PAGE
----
Directed by Lee Daniels
Written by Danny Strong
The history of this nation has been a tumultuous one. Although great progress and triumph has resulted in the arena of freedom and democracy, the blights of slavery and civil rights remain as the most bitter struggles between class and race in the United States. Lee Daniels is a filmmaker who has made a strong impact in just a short while. A black man, Daniels burst onto the scene with his inspiring, albeit somber, film Precious, highlighting class and racial struggle in New York in the late 1980s. Now with The Butler, Daniels travels further back into history to highlight the Civil Rights movement of the 1950s-60s, as seen through the life of Cecil Gaines, a simple butler who grew up on a cotton farm, but found his way into the most politically powerful house in the country, the White House.
Based on the real life Eugene Allen, Cecil Gaines (Forest Whitaker) was born on a cotton farm in Georgia. After witnessing the murder of his father, a lowly worker, by the farmer, Gaines was made a house servant by the farmer’s mother. He soon ran away to find a better life for himself, however, and through the tutelage of an elderly black man, Gaines took up the profession of being a butler. He worked his way all the way up to a position in the White House, where he witnessed history from the Eisenhower administration all the way through the Reagan administration. He was dedicated to his work, which ultimately strained his relationship with his wife, Gloria (Oprah Winfrey) and his son Louis (David Oyelowo), who defied his father’s wishes by joining the dangerous civil rights fight.
The film’s opening serves as a cautionary scene for all those expecting something different. The lack of subtlety and heavy handedness contained in the opening scene may be unmatched by all that follows, but it sets the tone for the whole film. To be honest, I thought I was in for quite the fight, a long night trapped in the movie theater drudging along to the finish of this two plus hour film. Heavy handed films are generally not my thing, which is probably why I struggled to embrace Lee Daniels’ latest. Yet, once I learned to embrace it for what it was, I found myself settling nicely into the story, which manages to shoehorns every bit of significant civil rights history in the film, along with a slew of famous actors parading around as presidents.
The best way I can describe my reaction to the film, I guess, is that it was good…in spite of itself. So many elements in the film didn’t seem to work, yet by the end of the film I couldn’t help but feel slightly moved and mildly entertained. I couldn’t get on board with Daniels’ style, which often consists of overplaying the drama, and sometimes resting on a moment as if winking to the audience saying, “Isn’t this great?” or “Wasn’t that funny?” No more so than when Oprah is on screen. The camera seems to settle on her as if glorifying, deifying the actor, not the character, which took me out of the film, especially because Oprah, who has been away from acting for some time, certainly struggled in the role at times. She had great moments too, which I guess is fitting for the film, some good, some bad.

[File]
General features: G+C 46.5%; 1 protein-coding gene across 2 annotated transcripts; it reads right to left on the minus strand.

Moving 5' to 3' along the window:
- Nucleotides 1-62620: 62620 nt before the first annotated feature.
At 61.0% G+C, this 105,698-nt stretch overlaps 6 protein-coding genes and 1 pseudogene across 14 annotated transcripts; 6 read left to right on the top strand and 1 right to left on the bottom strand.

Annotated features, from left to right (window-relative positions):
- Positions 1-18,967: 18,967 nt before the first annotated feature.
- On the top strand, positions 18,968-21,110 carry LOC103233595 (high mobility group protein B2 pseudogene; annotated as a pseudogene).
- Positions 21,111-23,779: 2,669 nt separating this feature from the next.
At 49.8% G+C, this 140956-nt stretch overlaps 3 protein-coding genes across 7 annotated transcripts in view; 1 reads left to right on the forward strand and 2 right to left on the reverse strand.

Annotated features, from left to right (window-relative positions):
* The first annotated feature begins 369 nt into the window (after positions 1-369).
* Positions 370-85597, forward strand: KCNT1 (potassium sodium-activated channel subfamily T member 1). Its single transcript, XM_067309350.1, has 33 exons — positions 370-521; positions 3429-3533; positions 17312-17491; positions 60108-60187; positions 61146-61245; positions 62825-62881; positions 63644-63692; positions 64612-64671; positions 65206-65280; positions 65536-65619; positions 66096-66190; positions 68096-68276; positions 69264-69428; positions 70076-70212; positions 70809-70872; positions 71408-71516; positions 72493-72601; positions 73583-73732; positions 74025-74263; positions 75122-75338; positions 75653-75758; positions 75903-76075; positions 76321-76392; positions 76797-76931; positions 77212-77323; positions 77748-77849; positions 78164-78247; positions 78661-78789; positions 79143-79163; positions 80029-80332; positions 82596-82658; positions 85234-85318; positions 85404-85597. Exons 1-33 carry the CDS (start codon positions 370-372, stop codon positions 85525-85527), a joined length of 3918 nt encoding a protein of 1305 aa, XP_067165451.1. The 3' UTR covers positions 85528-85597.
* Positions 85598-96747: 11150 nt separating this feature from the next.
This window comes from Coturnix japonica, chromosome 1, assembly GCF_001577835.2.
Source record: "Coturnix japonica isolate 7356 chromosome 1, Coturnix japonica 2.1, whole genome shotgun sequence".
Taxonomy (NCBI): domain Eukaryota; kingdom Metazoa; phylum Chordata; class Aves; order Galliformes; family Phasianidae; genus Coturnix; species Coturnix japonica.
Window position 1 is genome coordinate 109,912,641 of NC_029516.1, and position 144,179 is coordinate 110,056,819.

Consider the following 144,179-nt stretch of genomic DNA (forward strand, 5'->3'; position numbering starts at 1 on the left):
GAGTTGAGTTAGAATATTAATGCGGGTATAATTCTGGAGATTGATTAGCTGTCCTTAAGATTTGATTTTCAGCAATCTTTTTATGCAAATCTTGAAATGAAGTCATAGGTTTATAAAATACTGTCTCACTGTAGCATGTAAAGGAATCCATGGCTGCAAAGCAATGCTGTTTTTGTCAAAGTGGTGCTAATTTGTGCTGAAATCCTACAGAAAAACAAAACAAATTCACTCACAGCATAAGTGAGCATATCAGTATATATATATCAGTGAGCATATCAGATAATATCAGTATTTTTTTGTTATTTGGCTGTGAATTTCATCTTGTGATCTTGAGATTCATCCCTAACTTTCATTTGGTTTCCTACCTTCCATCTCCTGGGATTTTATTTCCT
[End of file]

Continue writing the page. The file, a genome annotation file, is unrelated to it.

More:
The one constant in the film, however, is Forest Whitaker in the lead role. He has proven to be a rock of an actor, always bringing his best. I will forever appreciate the work of Forest Whitaker and always be interested in his next role. Daniels plays up the melodrama, and brings us a moving story in a very heavy handed manner. It seemed to rub me mostly the wrong way, but it was Daniels’ intent to be melodramatic. It was his intent to be heavy handed. That’s what the film was going for, and in that vein the film really was a success. In other ways it managed to capture the emotion and fervor of the times and deliver a surprising experience, given everything else that wasn’t working. For that reason I hesitate to fully endorse the film, but I can’t say I didn’t at least somewhat enjoy myself during the process.
**1/2 – Average
P.S. If you, like I, are irked by the arrogantly obnoxious inclusion of Daniels’ name in the official title of the film, know that they were forced to change the title due to a lawsuit brought on to them by Warner Bros. over a 1916 short film of the same name, making Warner Bros. obnoxious, not Daniels.